By Dave Darche
From the April 2023 Issue
Schools are becoming increasingly competitive, vying for students and faculty. Parents have choices, thanks to the number of new neighborhoods popping up. Teachers are in short supply and heavily recruited nationwide. At the same time, facilities budgets are not always reflective of the condition and size of the spaces that need to be maintained.
Numerous studies highlight the importance of a healthy school infrastructure, which includes flooring spaces. Clean, aesthetically-pleasing, and safe areas help students achieve academic results, improve attendance, and attract teachers and staff to work there.
Since budgets remain a challenge and labor resources are limited, many school facility managers are learning to live with old, dilapidated flooring that requires harsh chemical cleaning methods. However, new innovations allow facilities the freedom to update old flooring, even on smaller budgets and in an eco-friendly manner.
Flooring At A Lower Cost
The longer-term cost of flooring solutions—maintenance that includes closing large sections of the facility for long periods of time and paying maintenance teams overtime to work outside of operating hours—is often eliminated or at least greatly reduced with floor renewal systems. Floors are often renewed in hours instead of days or weeks, depending on the size of the area. Facility managers save time on labor, and business operations can get back up and running quickly.
Additionally, the renewal process eliminates the need to ever polish the floor again. Considering today’s tight labor market; elimination of the polishing process can save significant workforce hours.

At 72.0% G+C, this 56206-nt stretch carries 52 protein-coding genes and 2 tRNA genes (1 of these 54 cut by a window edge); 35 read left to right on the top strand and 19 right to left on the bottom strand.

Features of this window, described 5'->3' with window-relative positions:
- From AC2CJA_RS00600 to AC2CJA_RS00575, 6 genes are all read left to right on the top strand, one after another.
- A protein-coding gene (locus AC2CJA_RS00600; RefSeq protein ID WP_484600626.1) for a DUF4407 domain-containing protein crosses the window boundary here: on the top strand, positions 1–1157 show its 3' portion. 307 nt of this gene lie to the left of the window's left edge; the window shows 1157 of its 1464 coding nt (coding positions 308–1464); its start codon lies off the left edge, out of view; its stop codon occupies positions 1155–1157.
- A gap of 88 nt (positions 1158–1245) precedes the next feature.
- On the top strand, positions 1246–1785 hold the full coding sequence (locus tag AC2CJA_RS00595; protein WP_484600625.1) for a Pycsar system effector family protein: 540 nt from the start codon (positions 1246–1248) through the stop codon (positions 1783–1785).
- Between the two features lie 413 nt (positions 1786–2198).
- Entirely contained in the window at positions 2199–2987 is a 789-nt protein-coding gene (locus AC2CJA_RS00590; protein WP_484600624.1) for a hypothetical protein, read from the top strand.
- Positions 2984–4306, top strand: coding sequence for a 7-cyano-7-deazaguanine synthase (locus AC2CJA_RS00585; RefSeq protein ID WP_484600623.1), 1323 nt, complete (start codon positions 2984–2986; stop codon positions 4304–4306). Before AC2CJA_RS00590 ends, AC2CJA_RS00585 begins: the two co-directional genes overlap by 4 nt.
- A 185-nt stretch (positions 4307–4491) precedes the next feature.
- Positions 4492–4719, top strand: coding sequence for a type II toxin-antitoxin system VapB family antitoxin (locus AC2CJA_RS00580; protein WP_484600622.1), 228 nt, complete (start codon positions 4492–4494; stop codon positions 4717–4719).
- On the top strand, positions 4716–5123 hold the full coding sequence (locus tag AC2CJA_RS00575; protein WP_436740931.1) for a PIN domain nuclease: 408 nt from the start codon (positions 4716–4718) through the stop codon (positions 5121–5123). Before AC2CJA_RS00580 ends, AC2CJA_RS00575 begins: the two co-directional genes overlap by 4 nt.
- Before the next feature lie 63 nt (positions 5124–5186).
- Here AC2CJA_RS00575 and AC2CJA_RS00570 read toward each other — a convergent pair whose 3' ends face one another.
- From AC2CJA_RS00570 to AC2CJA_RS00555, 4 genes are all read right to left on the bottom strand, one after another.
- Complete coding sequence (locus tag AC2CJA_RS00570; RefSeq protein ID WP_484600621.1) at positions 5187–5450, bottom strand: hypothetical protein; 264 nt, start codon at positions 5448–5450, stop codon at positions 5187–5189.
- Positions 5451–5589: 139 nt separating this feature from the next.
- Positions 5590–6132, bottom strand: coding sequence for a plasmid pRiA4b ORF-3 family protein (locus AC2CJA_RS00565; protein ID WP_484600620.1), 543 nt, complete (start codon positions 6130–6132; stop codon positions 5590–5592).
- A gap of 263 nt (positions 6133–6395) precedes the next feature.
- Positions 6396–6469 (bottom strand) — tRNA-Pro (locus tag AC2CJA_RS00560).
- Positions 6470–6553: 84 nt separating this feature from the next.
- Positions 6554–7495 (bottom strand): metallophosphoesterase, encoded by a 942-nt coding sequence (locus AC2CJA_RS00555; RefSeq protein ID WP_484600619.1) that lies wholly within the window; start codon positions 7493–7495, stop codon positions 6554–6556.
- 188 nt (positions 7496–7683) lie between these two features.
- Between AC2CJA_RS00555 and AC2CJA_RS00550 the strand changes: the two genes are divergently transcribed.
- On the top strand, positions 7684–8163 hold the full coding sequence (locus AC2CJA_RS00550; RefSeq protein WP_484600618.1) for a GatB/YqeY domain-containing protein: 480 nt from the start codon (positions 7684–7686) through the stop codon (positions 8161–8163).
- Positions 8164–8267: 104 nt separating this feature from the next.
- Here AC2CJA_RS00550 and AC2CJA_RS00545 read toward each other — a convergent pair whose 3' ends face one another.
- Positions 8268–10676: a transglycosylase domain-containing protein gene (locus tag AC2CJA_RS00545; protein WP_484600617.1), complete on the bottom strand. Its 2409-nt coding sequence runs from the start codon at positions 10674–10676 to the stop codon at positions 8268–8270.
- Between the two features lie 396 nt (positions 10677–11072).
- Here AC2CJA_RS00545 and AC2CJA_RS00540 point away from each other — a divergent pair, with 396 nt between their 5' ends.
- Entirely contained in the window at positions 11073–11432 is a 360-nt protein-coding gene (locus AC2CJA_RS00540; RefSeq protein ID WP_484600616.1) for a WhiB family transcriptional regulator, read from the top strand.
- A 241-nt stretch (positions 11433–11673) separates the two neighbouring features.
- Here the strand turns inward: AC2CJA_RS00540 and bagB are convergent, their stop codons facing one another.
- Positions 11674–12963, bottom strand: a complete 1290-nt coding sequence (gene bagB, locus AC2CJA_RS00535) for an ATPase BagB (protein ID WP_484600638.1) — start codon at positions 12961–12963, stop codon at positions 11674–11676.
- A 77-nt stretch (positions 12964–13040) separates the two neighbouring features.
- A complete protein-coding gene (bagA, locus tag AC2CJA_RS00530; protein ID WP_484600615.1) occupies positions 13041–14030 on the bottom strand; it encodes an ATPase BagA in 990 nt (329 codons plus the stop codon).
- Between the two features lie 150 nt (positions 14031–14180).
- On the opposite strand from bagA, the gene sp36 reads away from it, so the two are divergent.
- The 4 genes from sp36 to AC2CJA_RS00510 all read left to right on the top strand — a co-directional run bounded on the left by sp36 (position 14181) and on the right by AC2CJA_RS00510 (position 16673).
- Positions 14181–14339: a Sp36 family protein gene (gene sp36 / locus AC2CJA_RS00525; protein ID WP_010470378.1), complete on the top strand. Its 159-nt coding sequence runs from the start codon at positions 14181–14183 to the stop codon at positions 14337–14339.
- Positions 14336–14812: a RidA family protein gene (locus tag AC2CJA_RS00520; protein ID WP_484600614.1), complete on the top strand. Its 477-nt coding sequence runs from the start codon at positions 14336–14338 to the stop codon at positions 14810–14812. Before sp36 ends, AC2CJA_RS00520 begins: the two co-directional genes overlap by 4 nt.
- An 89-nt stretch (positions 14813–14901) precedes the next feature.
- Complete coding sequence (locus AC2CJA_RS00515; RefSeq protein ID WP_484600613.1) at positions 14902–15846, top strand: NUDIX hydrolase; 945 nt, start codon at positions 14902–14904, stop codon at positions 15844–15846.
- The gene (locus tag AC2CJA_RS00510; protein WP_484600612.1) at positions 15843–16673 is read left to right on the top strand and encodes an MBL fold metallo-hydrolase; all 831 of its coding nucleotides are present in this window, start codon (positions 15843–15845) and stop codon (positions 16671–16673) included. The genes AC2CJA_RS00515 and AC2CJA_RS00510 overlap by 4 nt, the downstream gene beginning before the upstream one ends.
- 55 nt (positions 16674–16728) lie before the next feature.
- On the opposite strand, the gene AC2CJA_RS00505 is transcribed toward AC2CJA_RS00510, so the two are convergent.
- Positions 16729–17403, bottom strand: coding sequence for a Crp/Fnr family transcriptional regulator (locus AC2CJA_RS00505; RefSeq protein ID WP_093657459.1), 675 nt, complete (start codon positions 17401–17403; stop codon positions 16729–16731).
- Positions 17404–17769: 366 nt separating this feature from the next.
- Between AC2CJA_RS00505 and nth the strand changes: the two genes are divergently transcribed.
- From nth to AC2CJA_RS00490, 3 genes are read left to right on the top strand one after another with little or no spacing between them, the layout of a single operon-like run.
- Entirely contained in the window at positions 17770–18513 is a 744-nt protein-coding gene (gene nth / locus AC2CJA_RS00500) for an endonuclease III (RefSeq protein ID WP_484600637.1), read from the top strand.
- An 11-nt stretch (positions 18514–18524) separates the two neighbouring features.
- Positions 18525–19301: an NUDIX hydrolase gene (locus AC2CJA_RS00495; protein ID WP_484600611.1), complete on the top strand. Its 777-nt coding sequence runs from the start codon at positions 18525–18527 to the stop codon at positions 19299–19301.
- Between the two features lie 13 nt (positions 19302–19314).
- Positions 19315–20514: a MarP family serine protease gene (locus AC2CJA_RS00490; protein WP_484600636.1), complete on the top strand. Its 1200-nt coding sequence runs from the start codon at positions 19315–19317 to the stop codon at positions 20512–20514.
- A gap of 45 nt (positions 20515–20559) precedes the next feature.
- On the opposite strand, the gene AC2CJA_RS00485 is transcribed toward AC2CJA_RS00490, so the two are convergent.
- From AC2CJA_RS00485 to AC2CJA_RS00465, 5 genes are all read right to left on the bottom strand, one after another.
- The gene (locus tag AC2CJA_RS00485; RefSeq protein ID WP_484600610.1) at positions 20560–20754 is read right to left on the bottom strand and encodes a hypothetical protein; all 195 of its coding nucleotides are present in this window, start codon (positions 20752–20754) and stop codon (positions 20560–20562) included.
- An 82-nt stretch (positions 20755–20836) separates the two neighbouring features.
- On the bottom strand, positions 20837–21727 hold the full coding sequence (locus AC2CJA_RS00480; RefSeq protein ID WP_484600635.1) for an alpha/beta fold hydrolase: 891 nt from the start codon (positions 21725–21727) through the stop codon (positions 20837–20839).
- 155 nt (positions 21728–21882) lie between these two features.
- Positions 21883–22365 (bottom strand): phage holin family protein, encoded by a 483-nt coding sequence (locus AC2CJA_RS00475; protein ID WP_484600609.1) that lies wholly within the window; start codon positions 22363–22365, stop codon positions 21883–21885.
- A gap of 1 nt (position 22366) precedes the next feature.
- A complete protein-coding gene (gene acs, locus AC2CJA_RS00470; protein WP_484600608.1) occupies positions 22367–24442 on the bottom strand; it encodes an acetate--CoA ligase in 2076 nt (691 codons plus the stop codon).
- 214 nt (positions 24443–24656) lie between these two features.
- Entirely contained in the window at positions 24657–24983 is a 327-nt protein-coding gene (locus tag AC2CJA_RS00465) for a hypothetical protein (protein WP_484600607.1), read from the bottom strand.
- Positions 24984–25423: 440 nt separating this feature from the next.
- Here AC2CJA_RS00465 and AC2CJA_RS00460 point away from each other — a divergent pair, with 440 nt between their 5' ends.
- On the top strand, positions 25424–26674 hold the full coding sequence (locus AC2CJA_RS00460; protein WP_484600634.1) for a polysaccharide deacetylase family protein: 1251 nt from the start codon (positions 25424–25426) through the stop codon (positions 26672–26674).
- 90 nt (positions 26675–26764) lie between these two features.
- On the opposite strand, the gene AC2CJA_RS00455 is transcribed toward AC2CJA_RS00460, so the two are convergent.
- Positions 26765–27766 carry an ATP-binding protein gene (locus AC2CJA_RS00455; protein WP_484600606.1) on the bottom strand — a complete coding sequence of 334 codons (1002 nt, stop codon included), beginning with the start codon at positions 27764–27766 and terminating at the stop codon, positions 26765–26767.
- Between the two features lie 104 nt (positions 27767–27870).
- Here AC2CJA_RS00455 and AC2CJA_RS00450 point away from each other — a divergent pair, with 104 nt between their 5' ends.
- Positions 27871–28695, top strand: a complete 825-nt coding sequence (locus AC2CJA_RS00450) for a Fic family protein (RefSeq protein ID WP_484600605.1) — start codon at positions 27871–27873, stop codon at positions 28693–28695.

Consider these real-world examples:
Germany’s Phorms school in Berlin desperately needed an upgrade to a multifunctional space used by students, teachers, and parents. The flooring had been subjected to repeated stripping and polishing—two processes that resulted in a less-durable and dull floor. A new floor was not in the budget, but the renewal process presented a beautiful floor three days later, allowing sports, activities, and assemblies to resume.
“There will be no future stripping and polishing, which of course saves costs and frees up time for our facilities staff,” notes the school’s Administration Manager, Sandra Exner. “The ‘new floor’ is noticed by school colleagues, and the parents are also very happy with the upgrade.”
Sunnyside School District in Arizona saved over $40,000 by having the floors renovated rather than implementing a full floor replacement. The district chose a modern design that is durable enough to handle regular and heavy foot traffic at the school. Since the renewal process eliminates the recurring cost of polishing the floor, the district will realize continued labor savings over the life of its floors. This project was so cost effective that the district put the savings into a new project that includes renewing additional district flooring.
“Another principal in our school district has seen pictures of this project and is anxiously waiting for the opportunity to have their floors upgraded,” notes Manuel Portillo, Maintenance Custodian Supervisor for Sunnyside.
Trendy Options On-Budget